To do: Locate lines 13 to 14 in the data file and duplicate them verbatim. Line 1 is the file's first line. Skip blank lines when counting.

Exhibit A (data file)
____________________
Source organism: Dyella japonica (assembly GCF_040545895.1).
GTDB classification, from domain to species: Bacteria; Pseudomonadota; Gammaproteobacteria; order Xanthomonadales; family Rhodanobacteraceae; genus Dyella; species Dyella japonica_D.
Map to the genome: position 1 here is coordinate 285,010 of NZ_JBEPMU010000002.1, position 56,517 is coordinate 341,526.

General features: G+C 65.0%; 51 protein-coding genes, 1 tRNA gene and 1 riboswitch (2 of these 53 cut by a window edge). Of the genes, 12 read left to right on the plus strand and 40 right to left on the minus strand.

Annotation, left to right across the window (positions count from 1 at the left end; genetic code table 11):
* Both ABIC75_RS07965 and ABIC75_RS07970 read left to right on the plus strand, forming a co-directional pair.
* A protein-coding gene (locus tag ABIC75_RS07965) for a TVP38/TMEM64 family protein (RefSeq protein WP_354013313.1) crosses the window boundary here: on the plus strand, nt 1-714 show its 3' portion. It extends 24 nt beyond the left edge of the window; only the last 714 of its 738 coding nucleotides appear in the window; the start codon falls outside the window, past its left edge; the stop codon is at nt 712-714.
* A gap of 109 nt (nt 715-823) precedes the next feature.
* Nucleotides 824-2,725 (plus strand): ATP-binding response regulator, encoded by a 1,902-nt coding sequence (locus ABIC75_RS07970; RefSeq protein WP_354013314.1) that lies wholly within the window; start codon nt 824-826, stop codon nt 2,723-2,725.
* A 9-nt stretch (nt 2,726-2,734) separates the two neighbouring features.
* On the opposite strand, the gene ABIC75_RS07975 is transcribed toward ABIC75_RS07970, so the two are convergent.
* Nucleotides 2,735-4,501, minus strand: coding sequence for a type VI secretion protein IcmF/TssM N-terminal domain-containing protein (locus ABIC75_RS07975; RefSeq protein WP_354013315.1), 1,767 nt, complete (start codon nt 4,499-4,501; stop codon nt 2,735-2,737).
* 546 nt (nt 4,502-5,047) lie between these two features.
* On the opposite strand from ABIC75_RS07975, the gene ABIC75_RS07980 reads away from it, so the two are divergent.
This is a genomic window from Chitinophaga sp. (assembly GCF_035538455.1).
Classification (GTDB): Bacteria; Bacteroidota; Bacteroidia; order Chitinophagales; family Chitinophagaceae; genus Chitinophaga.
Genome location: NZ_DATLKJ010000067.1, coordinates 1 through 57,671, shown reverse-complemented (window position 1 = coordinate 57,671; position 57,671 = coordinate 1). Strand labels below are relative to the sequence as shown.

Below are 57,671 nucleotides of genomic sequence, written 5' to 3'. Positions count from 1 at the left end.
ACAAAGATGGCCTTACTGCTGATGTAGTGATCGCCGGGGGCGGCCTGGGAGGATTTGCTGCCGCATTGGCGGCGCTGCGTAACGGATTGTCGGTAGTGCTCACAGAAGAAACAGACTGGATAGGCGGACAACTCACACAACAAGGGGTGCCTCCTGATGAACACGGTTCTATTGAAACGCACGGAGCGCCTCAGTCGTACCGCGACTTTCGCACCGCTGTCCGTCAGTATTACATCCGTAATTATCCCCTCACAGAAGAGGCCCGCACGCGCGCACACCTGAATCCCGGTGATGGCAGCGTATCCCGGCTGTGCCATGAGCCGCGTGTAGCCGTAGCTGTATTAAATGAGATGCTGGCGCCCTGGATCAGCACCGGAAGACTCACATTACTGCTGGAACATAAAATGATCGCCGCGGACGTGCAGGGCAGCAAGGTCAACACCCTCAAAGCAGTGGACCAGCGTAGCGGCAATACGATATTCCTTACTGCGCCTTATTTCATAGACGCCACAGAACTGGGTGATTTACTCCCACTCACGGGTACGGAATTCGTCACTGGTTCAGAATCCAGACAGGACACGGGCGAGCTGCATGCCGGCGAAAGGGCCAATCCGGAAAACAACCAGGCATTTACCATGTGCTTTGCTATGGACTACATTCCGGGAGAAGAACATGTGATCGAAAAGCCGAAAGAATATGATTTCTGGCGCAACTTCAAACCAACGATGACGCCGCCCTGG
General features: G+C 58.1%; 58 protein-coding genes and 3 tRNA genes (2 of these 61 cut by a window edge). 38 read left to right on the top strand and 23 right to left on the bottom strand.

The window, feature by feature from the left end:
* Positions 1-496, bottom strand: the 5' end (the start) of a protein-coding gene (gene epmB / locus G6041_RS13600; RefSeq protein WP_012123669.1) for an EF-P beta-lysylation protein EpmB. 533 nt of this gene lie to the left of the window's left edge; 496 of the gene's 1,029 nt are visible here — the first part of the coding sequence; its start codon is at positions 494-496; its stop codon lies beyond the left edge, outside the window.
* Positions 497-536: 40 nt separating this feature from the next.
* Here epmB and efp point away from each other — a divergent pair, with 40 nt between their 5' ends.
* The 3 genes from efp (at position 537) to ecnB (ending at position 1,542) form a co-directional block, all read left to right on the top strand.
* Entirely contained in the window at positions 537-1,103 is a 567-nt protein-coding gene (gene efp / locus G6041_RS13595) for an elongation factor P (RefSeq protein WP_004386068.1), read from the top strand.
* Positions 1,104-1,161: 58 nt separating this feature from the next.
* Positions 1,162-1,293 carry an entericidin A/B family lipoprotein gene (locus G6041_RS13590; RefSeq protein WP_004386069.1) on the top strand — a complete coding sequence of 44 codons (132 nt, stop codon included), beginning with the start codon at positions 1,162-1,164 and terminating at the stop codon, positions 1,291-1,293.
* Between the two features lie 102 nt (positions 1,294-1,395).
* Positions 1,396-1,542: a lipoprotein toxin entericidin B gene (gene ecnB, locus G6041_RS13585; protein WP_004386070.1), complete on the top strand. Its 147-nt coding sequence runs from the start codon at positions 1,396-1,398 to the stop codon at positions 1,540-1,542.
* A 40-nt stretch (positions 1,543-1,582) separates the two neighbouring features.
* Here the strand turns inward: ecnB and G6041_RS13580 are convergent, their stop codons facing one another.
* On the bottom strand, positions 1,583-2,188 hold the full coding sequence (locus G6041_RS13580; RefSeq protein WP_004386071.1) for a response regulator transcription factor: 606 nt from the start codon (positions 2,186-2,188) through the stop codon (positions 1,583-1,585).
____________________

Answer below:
* 546 nt (nt 4,502-5,047) lie between these two features.
* On the opposite strand from ABIC75_RS07975, the gene ABIC75_RS07980 reads away from it, so the two are divergent.